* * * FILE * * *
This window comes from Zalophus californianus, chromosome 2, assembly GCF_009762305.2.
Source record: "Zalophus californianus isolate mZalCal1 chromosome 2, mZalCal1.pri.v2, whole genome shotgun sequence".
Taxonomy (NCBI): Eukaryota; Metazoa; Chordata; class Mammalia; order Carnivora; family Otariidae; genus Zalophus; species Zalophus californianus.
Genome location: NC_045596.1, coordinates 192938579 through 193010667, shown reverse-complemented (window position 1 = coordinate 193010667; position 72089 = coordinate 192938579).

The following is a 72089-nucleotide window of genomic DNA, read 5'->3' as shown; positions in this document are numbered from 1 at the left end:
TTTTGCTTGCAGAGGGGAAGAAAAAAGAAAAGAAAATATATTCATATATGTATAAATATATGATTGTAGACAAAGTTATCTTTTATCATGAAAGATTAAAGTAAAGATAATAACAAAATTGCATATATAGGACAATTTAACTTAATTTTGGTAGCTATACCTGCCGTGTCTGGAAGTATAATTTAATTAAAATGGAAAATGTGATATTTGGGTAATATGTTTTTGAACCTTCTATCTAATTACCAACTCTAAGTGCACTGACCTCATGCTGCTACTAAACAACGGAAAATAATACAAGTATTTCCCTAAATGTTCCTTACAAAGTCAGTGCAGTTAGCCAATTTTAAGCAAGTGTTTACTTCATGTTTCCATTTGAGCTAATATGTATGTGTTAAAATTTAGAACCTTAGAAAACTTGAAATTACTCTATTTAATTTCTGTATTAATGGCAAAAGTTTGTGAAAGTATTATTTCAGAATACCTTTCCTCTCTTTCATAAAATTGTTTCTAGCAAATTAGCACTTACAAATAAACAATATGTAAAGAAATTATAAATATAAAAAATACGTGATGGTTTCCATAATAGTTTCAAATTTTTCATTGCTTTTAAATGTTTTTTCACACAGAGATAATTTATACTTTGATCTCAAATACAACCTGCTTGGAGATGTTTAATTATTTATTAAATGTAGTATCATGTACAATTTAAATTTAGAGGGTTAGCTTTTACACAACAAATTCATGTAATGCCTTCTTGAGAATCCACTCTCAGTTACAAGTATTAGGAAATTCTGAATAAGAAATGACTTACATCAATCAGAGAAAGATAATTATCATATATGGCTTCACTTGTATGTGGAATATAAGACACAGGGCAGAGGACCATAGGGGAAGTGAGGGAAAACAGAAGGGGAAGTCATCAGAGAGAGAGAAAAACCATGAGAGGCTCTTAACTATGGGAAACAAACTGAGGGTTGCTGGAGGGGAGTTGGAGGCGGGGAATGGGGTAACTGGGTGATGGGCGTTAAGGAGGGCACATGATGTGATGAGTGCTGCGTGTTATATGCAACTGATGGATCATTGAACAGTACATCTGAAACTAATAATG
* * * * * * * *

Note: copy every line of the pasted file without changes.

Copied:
This window comes from Zalophus californianus, chromosome 2, assembly GCF_009762305.2.
Source record: "Zalophus californianus isolate mZalCal1 chromosome 2, mZalCal1.pri.v2, whole genome shotgun sequence".
Taxonomy (NCBI): Eukaryota; Metazoa; Chordata; class Mammalia; order Carnivora; family Otariidae; genus Zalophus; species Zalophus californianus.
Genome location: NC_045596.1, coordinates 192938579 through 193010667, shown reverse-complemented (window position 1 = coordinate 193010667; position 72089 = coordinate 192938579).

The following is a 72089-nucleotide window of genomic DNA, read 5'->3' as shown; positions in this document are numbered from 1 at the left end:
TTTTGCTTGCAGAGGGGAAGAAAAAAGAAAAGAAAATATATTCATATATGTATAAATATATGATTGTAGACAAAGTTATCTTTTATCATGAAAGATTAAAGTAAAGATAATAACAAAATTGCATATATAGGACAATTTAACTTAATTTTGGTAGCTATACCTGCCGTGTCTGGAAGTATAATTTAATTAAAATGGAAAATGTGATATTTGGGTAATATGTTTTTGAACCTTCTATCTAATTACCAACTCTAAGTGCACTGACCTCATGCTGCTACTAAACAACGGAAAATAATACAAGTATTTCCCTAAATGTTCCTTACAAAGTCAGTGCAGTTAGCCAATTTTAAGCAAGTGTTTACTTCATGTTTCCATTTGAGCTAATATGTATGTGTTAAAATTTAGAACCTTAGAAAACTTGAAATTACTCTATTTAATTTCTGTATTAATGGCAAAAGTTTGTGAAAGTATTATTTCAGAATACCTTTCCTCTCTTTCATAAAATTGTTTCTAGCAAATTAGCACTTACAAATAAACAATATGTAAAGAAATTATAAATATAAAAAATACGTGATGGTTTCCATAATAGTTTCAAATTTTTCATTGCTTTTAAATGTTTTTTCACACAGAGATAATTTATACTTTGATCTCAAATACAACCTGCTTGGAGATGTTTAATTATTTATTAAATGTAGTATCATGTACAATTTAAATTTAGAGGGTTAGCTTTTACACAACAAATTCATGTAATGCCTTCTTGAGAATCCACTCTCAGTTACAAGTATTAGGAAATTCTGAATAAGAAATGACTTACATCAATCAGAGAAAGATAATTATCATATATGGCTTCACTTGTATGTGGAATATAAGACACAGGGCAGAGGACCATAGGGGAAGTGAGGGAAAACAGAAGGGGAAGTCATCAGAGAGAGAGAAAAACCATGAGAGGCTCTTAACTATGGGAAACAAACTGAGGGTTGCTGGAGGGGAGTTGGAGGCGGGGAATGGGGTAACTGGGTGATGGGCGTTAAGGAGGGCACATGATGTGATGAGTGCTGCGTGTTATATGCAACTGATGGATCATTGAACAGTACATCTGAAACTAATAATG